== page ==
Toraigh or Tory Island is an island of mystery and antiquity off the northern tip of Donegal.
Toraigh’s remoteness has led to the preservation of the traditions and way of life of its resilient and independent people. Their music, dance, song and stories are living expressions of an ancient Gaelic culture. Many of Toraigh’s ancient customs still survive, including the appointment of the island king or Rí Thoraí.
Toraigh is famous for its school of 'primitive painters', who were encouraged by the internationally famous painter, the late Derek Hill. Gailearaí Dixon exhibits the work of island artists.
Interesting historical sites include a round tower that once protected monks from Viking raids, the ruins of St Colmcille’s 6th century monastery and the intriguing Tau Cross that suggests early seafaring links to the Coptic Christians of Egypt. The island also boasts an abundance of rare bird life and wild flower species as well as a rich submarine landscape that can be explored through the local dive centre.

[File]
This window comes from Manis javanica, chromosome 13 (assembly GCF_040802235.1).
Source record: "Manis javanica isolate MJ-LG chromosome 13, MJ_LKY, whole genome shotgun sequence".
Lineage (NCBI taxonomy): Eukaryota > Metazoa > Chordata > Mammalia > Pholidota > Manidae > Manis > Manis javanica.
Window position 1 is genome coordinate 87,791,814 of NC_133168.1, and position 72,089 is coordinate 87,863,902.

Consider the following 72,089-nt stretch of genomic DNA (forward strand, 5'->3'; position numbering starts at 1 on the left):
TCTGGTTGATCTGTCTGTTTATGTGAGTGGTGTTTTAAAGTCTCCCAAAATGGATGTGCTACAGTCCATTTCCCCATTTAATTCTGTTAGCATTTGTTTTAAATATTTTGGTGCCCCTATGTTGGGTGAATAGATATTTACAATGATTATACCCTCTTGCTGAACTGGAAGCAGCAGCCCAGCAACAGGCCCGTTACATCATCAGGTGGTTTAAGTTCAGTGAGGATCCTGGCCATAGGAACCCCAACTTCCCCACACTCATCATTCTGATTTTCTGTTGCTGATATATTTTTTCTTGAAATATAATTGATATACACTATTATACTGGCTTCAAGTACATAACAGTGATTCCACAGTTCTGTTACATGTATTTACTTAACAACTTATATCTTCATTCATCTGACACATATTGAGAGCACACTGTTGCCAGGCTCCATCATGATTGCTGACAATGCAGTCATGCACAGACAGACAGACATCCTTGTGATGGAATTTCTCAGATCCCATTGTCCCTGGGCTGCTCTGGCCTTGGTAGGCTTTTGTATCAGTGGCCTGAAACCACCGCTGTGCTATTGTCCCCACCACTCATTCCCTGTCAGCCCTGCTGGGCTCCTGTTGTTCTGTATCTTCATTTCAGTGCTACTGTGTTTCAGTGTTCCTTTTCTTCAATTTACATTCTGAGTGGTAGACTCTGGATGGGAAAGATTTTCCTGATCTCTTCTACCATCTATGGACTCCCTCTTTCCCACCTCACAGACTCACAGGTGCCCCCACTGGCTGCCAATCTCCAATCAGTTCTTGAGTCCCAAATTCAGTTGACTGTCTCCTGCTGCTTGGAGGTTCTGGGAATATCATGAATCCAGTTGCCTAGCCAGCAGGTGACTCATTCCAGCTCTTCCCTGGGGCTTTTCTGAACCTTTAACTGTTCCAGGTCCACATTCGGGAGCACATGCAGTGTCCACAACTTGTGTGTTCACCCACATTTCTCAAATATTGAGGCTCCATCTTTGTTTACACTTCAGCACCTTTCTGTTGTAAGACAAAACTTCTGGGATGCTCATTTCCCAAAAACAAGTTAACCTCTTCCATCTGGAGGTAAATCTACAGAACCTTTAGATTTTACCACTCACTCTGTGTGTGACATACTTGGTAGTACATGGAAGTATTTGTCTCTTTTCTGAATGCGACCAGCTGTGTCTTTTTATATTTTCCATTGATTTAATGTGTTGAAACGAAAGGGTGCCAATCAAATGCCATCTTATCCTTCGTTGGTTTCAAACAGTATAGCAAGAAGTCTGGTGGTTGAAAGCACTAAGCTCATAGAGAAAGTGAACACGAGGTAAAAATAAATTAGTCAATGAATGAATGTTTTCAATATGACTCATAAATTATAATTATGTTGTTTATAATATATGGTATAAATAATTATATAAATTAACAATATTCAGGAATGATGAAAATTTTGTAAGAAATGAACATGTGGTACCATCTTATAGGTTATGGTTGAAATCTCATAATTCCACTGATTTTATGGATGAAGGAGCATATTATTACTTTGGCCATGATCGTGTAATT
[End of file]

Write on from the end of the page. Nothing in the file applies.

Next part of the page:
Toraigh must be visited if one is to understand why this remote crag holds such an attraction for its inhabitants that they, like their forebears, endure the full fury of the North Atlantic winter for the privilege of living there in summer.
When visiting between March and September look out for puffins, who nest on the island at that time of year.